Jack's Diving Locker Blog

Diving in Kona not Impacted by Volcano!


We are fielding questions and concerns regarding the recent activity at Kilauea Volcano located on the southeast corner of Hawaii Island.  There is lots of sensational media coverage of the event. Most residents and visitors are not impacted or threatened by the current activity. We are monitoring the situation closely and receiving updates from Hawaii County Civil Defense.

There is no impact to the area of Kona in west Hawaii and no impact to the diving conditions. All Jack’s Diving Locker charters, tours and classes continue to run uninterrupted.  The affected community is located near Pahoa in the Puna District on the east side of Hawaii Island. At the summit of Kilauea Volcano, the Halema’uma’u crater is expelling steam and gas plumes as the lava level drops within the crater.  At the same time, the Lower East Rift Zone, in the Puna District, is where fissure eruptions are taking place and the lava is flowing into the ocean. The area is approximately 25 miles from Hilo and over 100 miles by from Kona or Waikoloa.  Most visitors do not visit this part of the island and there is no threat to Hilo, Kona, Waikoloa, or Kohala from the current eruption. Hawaii’s west side is also shielded by the massive volcanic mountains of Mauna Kea, Hualalai and Mauna Loa.  

There have also been questions regarding the air quality. The reported high levels of Sulphur dioxide gas are confined to an area near the eruption site.  The lava has reached the ocean and when it mixes with sea water this creates hazardous gas previewImage-2101emissions called “laze”.  Vog is volcanic haze and is blown by the wind up the Kona Coast.  Hazardous gases dissipate before the vog reaches Kona. Increased eruption activity from Halema’uma’u crater may temporarily increase the vog in the Kona skyline. For those who have breathing issues like asthma and/or are sensitive to air pollutants, we suggest the following sites to monitor air quality in your area.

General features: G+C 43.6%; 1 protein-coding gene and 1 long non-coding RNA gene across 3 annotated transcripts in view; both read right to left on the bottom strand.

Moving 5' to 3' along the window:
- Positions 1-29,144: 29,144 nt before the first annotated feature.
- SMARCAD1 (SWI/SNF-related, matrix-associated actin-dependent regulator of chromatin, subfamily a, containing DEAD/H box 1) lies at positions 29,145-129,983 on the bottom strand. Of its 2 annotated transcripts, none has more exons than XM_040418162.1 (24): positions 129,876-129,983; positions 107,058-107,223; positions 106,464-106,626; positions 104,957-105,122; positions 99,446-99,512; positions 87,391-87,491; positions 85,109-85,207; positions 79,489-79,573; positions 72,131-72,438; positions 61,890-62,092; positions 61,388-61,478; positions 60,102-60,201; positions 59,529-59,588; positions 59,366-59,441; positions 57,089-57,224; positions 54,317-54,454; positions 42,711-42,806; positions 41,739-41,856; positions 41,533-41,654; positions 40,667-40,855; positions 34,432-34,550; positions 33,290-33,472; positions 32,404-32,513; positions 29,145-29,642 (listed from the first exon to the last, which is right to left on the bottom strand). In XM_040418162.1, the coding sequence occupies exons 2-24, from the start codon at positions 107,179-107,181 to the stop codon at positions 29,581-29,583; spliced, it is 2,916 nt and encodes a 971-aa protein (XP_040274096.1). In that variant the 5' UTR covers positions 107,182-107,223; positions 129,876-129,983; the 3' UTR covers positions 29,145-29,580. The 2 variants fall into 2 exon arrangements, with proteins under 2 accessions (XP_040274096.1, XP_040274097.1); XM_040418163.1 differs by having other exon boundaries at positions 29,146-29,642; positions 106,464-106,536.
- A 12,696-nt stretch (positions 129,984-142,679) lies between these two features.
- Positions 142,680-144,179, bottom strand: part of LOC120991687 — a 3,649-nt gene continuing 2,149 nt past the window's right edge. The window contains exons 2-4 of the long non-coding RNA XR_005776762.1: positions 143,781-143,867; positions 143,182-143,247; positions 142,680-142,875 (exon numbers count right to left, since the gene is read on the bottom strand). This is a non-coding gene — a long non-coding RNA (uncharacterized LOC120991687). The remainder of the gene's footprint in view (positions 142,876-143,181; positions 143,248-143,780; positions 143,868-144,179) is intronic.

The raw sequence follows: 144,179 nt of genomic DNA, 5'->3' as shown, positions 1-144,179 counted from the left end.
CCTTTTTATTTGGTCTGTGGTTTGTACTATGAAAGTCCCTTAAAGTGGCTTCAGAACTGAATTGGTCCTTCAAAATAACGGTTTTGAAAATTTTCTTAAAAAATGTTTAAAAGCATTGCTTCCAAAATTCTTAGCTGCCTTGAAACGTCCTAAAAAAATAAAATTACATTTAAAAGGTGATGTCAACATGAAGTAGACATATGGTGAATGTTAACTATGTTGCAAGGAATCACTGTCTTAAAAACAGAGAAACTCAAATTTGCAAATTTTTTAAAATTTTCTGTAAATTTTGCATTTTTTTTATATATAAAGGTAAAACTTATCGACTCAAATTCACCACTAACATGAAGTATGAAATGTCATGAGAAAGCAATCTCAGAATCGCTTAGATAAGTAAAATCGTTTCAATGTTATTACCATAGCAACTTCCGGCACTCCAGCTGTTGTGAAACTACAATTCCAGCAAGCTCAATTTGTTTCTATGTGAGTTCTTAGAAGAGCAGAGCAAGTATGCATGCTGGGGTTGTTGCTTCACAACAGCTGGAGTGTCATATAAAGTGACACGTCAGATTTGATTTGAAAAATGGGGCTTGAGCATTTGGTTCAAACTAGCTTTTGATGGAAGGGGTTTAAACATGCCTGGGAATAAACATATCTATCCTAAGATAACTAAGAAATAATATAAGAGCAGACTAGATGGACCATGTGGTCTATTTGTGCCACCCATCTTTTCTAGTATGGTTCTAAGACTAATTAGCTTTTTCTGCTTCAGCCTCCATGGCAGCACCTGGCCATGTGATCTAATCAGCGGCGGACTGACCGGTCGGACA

Hawaii Interagency Vog Information Dashboard

University of Hawaii, Department of Meteorology

previewImage-2106There is no way of predicting the future of the eruption and it is important to remember that Kilauea Volcano has been erupting for 35 years. Up to date information about all aspects of the eruption may be found at Hawaii Country Civil Defense and Hawaiian Volcano Observatory website. Local news has been more accurate in their reporting than national news. If you have questions or concerns about an upcoming booking with Jack’s Diving Locker, please don’t hesitate to call us (808) 329-7585 or send us an e-mail at dive@jacksdivinglocker.com.  Here are some helpful links.

**Images from USGS taken May 22 & May 23 from Kilauea summit and fissure 22 in the LERZ**

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